Ho Ming Chow, Ph.D., presented on functional neuroimaging in people who stutter. He reported on a number of studies using fMRI while speakers were engaged in connected speech. He detailed his findings in various structures across populations and ages.
The last presentation in this section on the biological bases of stuttering was by Kate Watkins, Ph.D., who spoke on the effects of brain modulation on stuttering. She reported that transcranial direct current stimulation (tDCS) was found to be effective in reducing stuttering when combined with behavioral treatment, but not when provided alone.
The second set of presentations covered markers of persistence and recovery in stuttering. Bridget Walsh, Ph.D., began by highlighting behavioral indices of stuttering with the goal of discovering whether preschool children will persist in stuttering. She reviewed demographic factors associated with persistent stuttering, and she discussed work from her lab using physiological markers associated with persistent stuttering. Dr. Walsh then shared about current and future directions in her research using neurophysiologic measures (fNIRS and EEG) and autonomic and emotional measures during virtual reality scenarios, and the adverse impact of stuttering.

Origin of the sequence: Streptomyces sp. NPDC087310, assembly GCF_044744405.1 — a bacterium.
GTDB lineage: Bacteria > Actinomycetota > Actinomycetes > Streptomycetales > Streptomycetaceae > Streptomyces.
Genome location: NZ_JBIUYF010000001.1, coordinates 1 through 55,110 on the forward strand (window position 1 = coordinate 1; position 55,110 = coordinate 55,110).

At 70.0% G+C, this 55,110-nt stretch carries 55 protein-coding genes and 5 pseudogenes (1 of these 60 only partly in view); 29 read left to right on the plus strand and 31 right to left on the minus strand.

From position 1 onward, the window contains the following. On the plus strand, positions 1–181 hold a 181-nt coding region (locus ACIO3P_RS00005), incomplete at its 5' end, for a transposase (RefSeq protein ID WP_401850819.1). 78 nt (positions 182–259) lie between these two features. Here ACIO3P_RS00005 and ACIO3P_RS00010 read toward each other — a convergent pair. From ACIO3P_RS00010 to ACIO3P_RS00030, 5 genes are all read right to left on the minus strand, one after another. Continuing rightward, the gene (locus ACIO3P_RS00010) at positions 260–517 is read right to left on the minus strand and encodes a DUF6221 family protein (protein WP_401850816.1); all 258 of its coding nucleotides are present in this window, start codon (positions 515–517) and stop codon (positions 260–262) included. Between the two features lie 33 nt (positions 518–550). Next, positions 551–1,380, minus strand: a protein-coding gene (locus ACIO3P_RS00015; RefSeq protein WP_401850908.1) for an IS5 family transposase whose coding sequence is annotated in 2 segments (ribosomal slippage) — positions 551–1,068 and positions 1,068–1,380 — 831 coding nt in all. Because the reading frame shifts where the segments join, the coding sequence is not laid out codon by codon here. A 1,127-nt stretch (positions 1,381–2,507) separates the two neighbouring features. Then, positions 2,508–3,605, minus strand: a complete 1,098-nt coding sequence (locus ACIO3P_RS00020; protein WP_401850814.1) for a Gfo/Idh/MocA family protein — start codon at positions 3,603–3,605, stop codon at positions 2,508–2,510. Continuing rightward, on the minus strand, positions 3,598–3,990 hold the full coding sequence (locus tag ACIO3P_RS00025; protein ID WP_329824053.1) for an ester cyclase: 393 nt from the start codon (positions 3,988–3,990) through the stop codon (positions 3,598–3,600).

Soo-Eun Chang, Ph.D., followed by presenting on neurodevelopmental markers of stuttering persistence and noting the importance of studies using neuroimaging of the early childhood period to understand stuttering persistence. Dr. Chang reported on her longitudinal studies of more than 250 children and the differences between children who persisted with stuttering versus those who did not. She highlighted neural circuits of interest in stuttering, e.g., the fronto-temporal area, basal ganglia, and cerebellar regions.
The third set of presentations covered speech/motor control and stuttering. Ludo Max, Ph.D., began by addressing auditory-motor learning and stuttering. He posed several questions, including: What is different in people who stutter? Which differences are relevant? What are the underlying mechanisms? The hypotheses can be tested by experiments informed by accepted theory (dating back to Neilson and Neilson, 1987). He discussed directionality (motor to sensory, and sensory to motor) and reviewed studies of the absence of these modulatory effects in people who stutter.
The second presentation in this session was by Frank Guenther, Ph.D., who spoke on computational models of stuttering. The models (his and others) focus on the core “deficit” in stuttering. He presented on his GODIVA model of speech sound sequencing with focus on feedforward control system and its two subcircuits: the initiation circuit and the articulation circuit. The take-home message was that “impaired” function in the cortico-BG loop for speech sequencing and initiation provides the most complete, current (as of June 2023) computational account of stuttering-like dysfluencies.